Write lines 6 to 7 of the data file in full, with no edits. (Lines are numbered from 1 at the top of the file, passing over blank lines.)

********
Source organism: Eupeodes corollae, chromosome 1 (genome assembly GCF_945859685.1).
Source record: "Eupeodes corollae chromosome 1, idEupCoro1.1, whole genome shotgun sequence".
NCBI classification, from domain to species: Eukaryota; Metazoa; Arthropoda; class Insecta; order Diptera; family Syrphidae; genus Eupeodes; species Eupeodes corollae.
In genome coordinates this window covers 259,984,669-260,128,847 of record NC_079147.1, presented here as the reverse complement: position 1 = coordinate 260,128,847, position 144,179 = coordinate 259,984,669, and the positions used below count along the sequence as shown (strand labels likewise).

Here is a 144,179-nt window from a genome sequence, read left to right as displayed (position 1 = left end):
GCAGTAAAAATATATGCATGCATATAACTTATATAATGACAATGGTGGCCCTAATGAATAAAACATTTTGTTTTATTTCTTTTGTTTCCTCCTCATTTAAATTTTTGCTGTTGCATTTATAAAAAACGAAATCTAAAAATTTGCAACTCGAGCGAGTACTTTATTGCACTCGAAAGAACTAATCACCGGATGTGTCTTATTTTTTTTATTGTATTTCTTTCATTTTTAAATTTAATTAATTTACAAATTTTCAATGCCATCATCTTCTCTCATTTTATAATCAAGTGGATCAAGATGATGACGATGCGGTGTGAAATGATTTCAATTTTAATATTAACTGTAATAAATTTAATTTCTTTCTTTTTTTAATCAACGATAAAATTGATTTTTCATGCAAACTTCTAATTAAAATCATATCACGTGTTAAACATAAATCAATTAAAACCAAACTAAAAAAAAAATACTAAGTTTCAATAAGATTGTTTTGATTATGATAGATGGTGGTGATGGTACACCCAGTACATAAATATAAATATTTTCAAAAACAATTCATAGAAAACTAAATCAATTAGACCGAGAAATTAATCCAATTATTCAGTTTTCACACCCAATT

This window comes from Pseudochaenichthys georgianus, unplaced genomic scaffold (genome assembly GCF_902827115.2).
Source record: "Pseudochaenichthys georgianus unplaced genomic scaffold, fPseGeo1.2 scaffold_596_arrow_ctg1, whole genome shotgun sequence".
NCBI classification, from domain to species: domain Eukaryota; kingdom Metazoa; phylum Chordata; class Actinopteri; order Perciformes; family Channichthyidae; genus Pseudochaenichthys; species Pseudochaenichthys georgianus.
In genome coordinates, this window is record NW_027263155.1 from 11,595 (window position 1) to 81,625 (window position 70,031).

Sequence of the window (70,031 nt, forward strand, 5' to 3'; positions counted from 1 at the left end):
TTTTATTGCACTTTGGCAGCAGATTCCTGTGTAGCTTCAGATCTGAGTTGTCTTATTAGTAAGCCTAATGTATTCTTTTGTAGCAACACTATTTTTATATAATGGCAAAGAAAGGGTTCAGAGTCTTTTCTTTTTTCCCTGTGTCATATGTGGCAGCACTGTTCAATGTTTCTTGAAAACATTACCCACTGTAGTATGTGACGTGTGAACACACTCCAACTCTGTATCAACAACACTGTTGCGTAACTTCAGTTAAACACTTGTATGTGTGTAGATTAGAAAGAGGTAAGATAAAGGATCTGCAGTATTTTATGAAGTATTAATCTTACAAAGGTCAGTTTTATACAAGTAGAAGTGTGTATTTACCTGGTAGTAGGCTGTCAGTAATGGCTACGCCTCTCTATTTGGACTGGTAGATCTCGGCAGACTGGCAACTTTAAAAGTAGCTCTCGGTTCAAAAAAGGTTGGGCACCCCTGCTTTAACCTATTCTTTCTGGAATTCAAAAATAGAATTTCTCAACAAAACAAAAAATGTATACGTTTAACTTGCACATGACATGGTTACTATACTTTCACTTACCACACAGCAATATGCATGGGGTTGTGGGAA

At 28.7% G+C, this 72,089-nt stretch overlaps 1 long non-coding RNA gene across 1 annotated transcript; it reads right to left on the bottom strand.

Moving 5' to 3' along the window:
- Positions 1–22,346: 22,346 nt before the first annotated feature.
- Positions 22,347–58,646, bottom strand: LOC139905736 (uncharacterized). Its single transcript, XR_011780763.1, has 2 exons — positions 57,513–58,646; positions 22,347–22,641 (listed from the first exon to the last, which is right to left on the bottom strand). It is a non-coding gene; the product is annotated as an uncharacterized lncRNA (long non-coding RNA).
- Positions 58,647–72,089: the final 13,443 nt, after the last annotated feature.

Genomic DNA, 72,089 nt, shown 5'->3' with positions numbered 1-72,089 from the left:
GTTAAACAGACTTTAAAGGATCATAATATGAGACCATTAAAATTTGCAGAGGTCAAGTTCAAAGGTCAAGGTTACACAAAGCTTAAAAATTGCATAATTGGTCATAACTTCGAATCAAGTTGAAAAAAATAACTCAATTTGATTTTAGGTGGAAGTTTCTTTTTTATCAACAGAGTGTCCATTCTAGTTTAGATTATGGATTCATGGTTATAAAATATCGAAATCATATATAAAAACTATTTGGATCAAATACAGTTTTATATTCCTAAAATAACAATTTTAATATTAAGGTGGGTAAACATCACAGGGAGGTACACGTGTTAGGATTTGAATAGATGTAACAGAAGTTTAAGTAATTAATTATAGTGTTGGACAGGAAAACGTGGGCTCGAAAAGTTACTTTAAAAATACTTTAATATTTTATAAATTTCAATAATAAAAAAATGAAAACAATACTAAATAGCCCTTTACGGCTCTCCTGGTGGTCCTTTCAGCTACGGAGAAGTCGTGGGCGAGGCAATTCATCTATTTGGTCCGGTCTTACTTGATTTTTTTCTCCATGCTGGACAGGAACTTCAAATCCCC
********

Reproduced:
GCAGTAAAAATATATGCATGCATATAACTTATATAATGACAATGGTGGCCCTAATGAATAAAACATTTTGTTTTATTTCTTTTGTTTCCTCCTCATTTAAATTTTTGCTGTTGCATTTATAAAAAACGAAATCTAAAAATTTGCAACTCGAGCGAGTACTTTATTGCACTCGAAAGAACTAATCACCGGATGTGTCTTATTTTTTTTATTGTATTTCTTTCATTTTTAAATTTAATTAATTTACAAATTTTCAATGCCATCATCTTCTCTCATTTTATAATCAAGTGGATCAAGATGATGACGATGCGGTGTGAAATGATTTCAATTTTAATATTAACTGTAATAAATTTAATTTCTTTCTTTTTTTAATCAACGATAAAATTGATTTTTCATGCAAACTTCTAATTAAAATCATATCACGTGTTAAACATAAATCAATTAAAACCAAACTAAAAAAAAAATACTAAGTTTCAATAAGATTGTTTTGATTATGATAGATGGTGGTGATGGTACACCCAGTACATAAATATAAATATTTTCAAAAACAATTCATAGAAAACTAAATCAATTAGACCGAGAAATTAATCCAATTATTCAGTTTTCACACCCAATT

This window comes from Pseudochaenichthys georgianus, unplaced genomic scaffold (genome assembly GCF_902827115.2).